For Immediate Release: April 26, 2021 Contacts: Gary Wockner, 970-218-8310, firstname.lastname@example.org Jen Pelz, 303-884-2702, email@example.com…
For Immediate Release
April 1, 2015
Contact: Gary Wockner, Save The Colorado, 970-218-8310
Upper Colorado River Basin Governors Switch Positions,
Call For No New Dams or Diversions and For Healthy River Flows
Colorado River, USA: Today in a joint statement, the governors in the Upper Colorado River basin switched their long-held positions and plans and called for no new dams or diversions on the Colorado River and its tributaries in order to ensure healthy river flows. The statement comes on the heels of an extended 15-year drought in the Colorado River basin, including the worst drought in history in California, and also in response to NASA scientists whose recent report warned of a MEGADROUGHT due to climate change in the Southwest U.S.. Each governor issued a similar statement, “There will be NO new dams and diversions in my state. Our rivers should be healthy and run as freely as possible.”
“We’re excited to see these governors change their positions and face the reality of drought and climate change throughout the Southwest U.S.,” said Gary Wockner, Executive Director of the Save The Colorado River Campaign. “These Upper Basin states were on track to spend tens-of-billions of dollars or more of taxpayer dollars to build hundreds of new river-destroying projects. The new approach by these forward thinking Western leaders will protect the river and water supplies for future generations of people and hundreds of species of fish, birds and animals.”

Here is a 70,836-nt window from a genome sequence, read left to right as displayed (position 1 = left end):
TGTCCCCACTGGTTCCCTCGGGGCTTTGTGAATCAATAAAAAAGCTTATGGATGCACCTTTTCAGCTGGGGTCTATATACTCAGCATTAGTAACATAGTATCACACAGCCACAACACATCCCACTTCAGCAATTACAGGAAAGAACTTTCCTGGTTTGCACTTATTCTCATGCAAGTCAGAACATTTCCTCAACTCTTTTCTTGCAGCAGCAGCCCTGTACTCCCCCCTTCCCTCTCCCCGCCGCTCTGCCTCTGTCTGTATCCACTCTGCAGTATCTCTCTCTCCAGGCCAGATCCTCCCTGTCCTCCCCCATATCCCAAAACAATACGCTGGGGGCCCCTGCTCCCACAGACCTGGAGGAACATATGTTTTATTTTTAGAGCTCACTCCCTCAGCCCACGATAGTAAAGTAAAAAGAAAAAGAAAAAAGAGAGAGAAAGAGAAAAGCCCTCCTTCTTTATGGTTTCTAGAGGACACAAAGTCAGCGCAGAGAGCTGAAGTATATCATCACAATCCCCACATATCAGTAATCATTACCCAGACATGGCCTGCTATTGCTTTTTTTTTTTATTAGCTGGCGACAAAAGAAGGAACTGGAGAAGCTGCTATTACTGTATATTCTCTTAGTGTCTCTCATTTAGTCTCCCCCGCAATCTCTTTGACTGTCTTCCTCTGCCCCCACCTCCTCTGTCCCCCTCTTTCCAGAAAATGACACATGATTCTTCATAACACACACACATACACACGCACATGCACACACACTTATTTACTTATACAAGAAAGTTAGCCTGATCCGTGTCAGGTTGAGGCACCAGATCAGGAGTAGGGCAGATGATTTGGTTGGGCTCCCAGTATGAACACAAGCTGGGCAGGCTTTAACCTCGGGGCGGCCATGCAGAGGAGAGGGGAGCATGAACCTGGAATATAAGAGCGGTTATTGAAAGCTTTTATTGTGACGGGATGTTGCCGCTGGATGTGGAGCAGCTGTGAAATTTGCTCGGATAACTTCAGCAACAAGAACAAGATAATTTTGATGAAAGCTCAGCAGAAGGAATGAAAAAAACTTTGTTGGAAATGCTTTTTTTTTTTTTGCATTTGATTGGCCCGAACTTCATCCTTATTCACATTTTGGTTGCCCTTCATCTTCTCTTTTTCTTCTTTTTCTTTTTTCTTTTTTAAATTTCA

The statement from the governors represents a dramatic change in their positions. Over the last 12 months, the biggest threat to the Colorado River has come from the upstream states—Utah, Colorado, Wyoming and New Mexico – with their proposals and plans to take even more water out of the river. Specifically, in recent water planning processes, Colorado proposed $20 billion worth of dam and reservoir projects, Utah proposed at least $15 billion, Wyoming proposed “10 dams in 10 years” and New Mexico endorsed a billion-dollar water project. Most of these proposed projects would take additional water out of the Colorado River before it gets to Lakes Powell and Mead. Water levels in both lakes are at historic lows and dropping with no end in sight.
Previous statements made by water officials in these states made it seem like the basin was heading for a fight over water in the Colorado River. Colorado’s lead water official recently said, “If anybody thought we were going to roll over and say, ‘OK, California, you’re in a really bad drought, you get to use the water that we were going to use,’ they’re mistaken.” And the lead water official in Utah recently stated, “It’s necessary to put dams on all rivers in Utah.”
“April 1st, 2015 (APRIL FOOLS DAY!) will be seen as a historic turning point in water management across the Southwest U.S.,” said Gary Wockner. “The vision, leadership, and stewardship of these governors will be seen as a beacon of hope to establish a clear priority to ensure rivers are healthy and flowing for individuals and communities in the West for generations to come.”
The four governors issuing the statement are John Hickenlooper from Colorado, Matt Mead from Wyoming, Gary Herbert from Utah, and Susana Martinez from New Mexico.